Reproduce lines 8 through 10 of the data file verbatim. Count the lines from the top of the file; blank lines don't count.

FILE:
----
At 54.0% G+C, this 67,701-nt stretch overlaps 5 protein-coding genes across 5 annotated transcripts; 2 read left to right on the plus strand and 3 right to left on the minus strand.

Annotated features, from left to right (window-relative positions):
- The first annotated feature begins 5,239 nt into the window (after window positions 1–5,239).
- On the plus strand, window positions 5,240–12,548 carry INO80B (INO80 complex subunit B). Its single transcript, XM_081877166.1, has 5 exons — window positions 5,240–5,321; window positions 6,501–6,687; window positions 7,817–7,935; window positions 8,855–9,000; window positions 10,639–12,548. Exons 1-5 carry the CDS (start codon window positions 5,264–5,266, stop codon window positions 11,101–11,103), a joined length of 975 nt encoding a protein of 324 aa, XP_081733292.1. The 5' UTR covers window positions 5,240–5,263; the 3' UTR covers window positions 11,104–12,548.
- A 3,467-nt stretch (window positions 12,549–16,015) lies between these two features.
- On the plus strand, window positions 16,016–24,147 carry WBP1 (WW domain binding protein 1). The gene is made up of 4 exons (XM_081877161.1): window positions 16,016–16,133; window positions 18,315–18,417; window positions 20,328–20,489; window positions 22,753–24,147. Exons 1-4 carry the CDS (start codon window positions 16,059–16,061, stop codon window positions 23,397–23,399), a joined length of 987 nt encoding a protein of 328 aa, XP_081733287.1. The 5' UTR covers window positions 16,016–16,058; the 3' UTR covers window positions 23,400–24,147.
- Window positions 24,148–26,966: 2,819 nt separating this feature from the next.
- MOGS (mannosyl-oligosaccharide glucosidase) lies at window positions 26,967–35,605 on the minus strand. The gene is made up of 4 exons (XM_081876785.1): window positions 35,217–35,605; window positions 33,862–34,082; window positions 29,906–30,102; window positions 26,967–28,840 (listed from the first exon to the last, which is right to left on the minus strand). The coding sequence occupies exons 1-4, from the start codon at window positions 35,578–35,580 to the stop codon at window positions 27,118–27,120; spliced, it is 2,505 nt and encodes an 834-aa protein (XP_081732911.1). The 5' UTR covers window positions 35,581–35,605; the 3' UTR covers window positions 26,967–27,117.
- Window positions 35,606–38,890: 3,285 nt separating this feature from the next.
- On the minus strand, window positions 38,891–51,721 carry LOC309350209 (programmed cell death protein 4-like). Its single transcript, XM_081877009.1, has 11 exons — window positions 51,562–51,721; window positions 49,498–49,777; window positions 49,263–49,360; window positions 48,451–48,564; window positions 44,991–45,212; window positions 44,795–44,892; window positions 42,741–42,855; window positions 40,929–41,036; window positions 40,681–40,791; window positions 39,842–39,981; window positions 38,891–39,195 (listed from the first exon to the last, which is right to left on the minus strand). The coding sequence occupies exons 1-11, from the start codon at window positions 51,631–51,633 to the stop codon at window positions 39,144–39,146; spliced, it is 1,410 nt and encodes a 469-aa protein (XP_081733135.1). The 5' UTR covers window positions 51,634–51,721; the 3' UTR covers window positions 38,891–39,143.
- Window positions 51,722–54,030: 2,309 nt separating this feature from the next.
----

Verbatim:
- MOGS (mannosyl-oligosaccharide glucosidase) lies at window positions 26,967–35,605 on the minus strand. The gene is made up of 4 exons (XM_081876785.1): window positions 35,217–35,605; window positions 33,862–34,082; window positions 29,906–30,102; window positions 26,967–28,840 (listed from the first exon to the last, which is right to left on the minus strand). The coding sequence occupies exons 1-4, from the start codon at window positions 35,578–35,580 to the stop codon at window positions 27,118–27,120; spliced, it is 2,505 nt and encodes an 834-aa protein (XP_081732911.1). The 5' UTR covers window positions 35,581–35,605; the 3' UTR covers window positions 26,967–27,117.
- Window positions 35,606–38,890: 3,285 nt separating this feature from the next.
- On the minus strand, window positions 38,891–51,721 carry LOC309350209 (programmed cell death protein 4-like). Its single transcript, XM_081877009.1, has 11 exons — window positions 51,562–51,721; window positions 49,498–49,777; window positions 49,263–49,360; window positions 48,451–48,564; window positions 44,991–45,212; window positions 44,795–44,892; window positions 42,741–42,855; window positions 40,929–41,036; window positions 40,681–40,791; window positions 39,842–39,981; window positions 38,891–39,195 (listed from the first exon to the last, which is right to left on the minus strand). The coding sequence occupies exons 1-11, from the start codon at window positions 51,631–51,633 to the stop codon at window positions 39,144–39,146; spliced, it is 1,410 nt and encodes a 469-aa protein (XP_081733135.1). The 5' UTR covers window positions 51,634–51,721; the 3' UTR covers window positions 38,891–39,143.